While a predator’s interest in children may be compulsive, it is always well-hidden. Accordingly, grooming is a process whereby sexual predators win the confidence of a child to maintain their silence while the abuse continues. Grooming is a pattern of behavior that teaches children to keep secrets and increasingly accept sexual behavior through incremental inappropriate touching or exposure to sexualized language and/or materials. Grooming can include flattery, increased attention, affection, touching (including kissing in non-developmentally appropriate ways) and wrestling, but could just entail a knowing or interested look. The ongoing effort required to ensure that secrets don’t get leaked preoccupies the child’s time and attention, isolates them from others, and impedes attending to the necessary daily, emotional, and intellectual tasks that healthy child development entails.viii This is because it may be possible for a child to keep a secret in a once a week play therapy session, but it will be more difficult in an intensive mental health treatment facility. For obvious reasons, predators often prefer little to no mental health treatment for their victims.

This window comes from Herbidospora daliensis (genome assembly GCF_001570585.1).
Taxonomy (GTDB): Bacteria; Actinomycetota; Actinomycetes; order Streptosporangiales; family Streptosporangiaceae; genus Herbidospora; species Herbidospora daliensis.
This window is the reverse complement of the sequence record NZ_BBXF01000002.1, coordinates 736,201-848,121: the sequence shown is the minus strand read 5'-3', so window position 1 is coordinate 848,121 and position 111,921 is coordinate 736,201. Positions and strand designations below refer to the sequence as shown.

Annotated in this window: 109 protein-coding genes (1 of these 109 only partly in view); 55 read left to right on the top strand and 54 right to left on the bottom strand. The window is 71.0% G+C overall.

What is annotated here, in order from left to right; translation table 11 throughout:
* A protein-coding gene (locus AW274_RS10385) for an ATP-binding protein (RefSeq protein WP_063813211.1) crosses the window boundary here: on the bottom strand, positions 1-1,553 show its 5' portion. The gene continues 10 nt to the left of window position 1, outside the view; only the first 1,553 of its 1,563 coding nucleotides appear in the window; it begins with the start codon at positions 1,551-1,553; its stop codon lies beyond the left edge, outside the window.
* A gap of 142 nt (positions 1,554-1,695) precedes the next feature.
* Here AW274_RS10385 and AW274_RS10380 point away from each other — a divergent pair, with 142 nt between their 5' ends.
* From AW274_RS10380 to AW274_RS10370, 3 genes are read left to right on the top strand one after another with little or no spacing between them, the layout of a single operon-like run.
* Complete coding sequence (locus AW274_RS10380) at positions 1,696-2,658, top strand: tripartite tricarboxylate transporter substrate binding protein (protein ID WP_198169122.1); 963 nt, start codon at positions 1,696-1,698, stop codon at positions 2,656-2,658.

The internet is replete with the behavioral and emotional signs of sexual abuse. Signs of sexual abuse in children include sexually transmitted diseases/infections, signs of trauma to private areas, pregnancies, persistent or recurring pain during urination, excessive talk or knowledge of sexual topics (sexualized language or behavior that is age inappropriate), inappropriate sexual contact with other children, refusing to talk about a secret shared with an adult, not talking as much as usual, not wanting or afraid to be left alone with a certain person or people, a sudden change in eating habits, regressive behaviors or resuming outgrown behavior such as thumb sucking or bedwetting (unrelated to toilet training), overly compliant behavior, spending an unusual amount of time alone, trying to avoid removing clothing to change or bathe, child statements that he or she was abused, as well as self-harming behaviors. Emotional signs of sexual abuse include a sudden change in mood or personality (such as increased aggression, fear, or withdrawal), decrease in confidence or self-image (thinks of body as repulsive, dirty, or bad), excessive worry or fearfulness, increase in unexplained health problems such as stomach aches and headaches, frequent psychosomatic complaints, loss or decreased interest in school, activities, and friends, nightmare/sleep disturbances, and fear of being left alone at night.